Living With The Sea: The Fascinating History of Port St Mary and its People
HOW A SMALL SEASIDE VILLAGE PARTNERED WITH THE SEA
If you live by the sea you get to know it as a partner, adapting to its moods, from calm, sunny days to furious stormy nights. Throughout its history, the people of Port St Mary – known locally as Purt Le Moirrey – have lived by and with the sea. It has provided them with a living, from fishing to shipbuilding to tourism. Without the sea, the village would not exist. The sea in question is the Irish Sea, in which the Isle of Man sits at the centre – from Port St Mary, you can look across to England and Wales, and from its neighbouring twin, Port Erin, you can see the Mountains of Mourne in Northern Ireland.
This book, written by a team of ten volunteer authors who love Port St Mary, traces its fascinating history from 1829, when it depended entirely on fishing and farming, to 1979, the Millennium Year when the Isle of Man celebrated one thousand years of continuing independent government, the oldest in the world.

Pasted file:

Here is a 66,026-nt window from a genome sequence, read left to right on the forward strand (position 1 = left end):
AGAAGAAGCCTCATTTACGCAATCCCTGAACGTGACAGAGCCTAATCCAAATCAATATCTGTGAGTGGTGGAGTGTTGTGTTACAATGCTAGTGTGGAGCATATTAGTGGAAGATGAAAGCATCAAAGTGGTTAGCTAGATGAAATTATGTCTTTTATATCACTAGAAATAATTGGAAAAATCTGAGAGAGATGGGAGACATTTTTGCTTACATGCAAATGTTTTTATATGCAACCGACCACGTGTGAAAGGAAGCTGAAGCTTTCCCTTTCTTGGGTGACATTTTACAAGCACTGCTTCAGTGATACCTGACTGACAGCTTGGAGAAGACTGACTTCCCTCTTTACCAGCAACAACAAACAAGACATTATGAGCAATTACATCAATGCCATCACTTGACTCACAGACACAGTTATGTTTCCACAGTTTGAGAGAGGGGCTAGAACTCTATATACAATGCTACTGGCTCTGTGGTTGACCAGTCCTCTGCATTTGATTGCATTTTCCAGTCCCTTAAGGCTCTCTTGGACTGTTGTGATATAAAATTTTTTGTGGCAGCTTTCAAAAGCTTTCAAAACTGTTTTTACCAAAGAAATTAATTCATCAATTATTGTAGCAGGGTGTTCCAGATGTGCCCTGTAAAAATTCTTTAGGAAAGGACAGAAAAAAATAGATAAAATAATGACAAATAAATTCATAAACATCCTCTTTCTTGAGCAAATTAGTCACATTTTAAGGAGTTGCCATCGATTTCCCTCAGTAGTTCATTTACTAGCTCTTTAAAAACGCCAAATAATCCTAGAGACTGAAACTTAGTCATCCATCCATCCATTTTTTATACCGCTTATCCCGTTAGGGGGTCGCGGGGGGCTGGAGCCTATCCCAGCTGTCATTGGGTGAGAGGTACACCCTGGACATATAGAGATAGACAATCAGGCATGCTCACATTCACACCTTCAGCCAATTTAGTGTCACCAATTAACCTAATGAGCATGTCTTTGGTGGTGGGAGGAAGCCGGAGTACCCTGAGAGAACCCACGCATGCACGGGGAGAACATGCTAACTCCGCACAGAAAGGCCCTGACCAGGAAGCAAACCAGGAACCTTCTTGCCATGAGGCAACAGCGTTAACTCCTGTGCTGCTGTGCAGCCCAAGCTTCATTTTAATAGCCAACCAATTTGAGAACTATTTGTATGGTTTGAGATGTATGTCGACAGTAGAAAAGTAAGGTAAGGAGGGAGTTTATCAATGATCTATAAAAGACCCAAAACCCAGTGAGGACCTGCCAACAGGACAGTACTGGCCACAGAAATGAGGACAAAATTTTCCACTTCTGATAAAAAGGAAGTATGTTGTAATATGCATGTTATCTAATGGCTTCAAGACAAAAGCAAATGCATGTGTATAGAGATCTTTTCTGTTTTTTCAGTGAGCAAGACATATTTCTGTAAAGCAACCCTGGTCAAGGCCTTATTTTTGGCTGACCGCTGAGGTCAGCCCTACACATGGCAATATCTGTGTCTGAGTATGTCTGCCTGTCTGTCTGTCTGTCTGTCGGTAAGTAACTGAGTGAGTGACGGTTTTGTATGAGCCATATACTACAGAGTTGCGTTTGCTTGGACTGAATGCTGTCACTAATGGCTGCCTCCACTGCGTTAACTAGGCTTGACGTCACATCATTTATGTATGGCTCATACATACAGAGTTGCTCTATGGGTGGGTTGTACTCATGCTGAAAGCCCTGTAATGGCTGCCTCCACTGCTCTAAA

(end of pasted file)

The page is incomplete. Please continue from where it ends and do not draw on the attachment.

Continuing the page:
This is the story of a port and its people, from school teachers to shopkeepers, from boarding house owners to WWII German internees, from nurses to those who travelled the world by sea. It begins at a time when few people owned land and transport was primitive; moves on to the great days of herring fishing, with a 100+ strong fleet, the harbours bustling with fisher folk, gutter girls, kipper curers and ship builders; and through to the development of tourism and its glory days spanning the 1920s to the 1960s.
It’s a story which has universal significance, demonstrating how independent-minded people in a small place lived with the sea, made a living from it, and rode its changing moods.
This book is published by Rushen Heritage Trust, a not-for-profit charity, with all proceeds going towards the work of the Trust.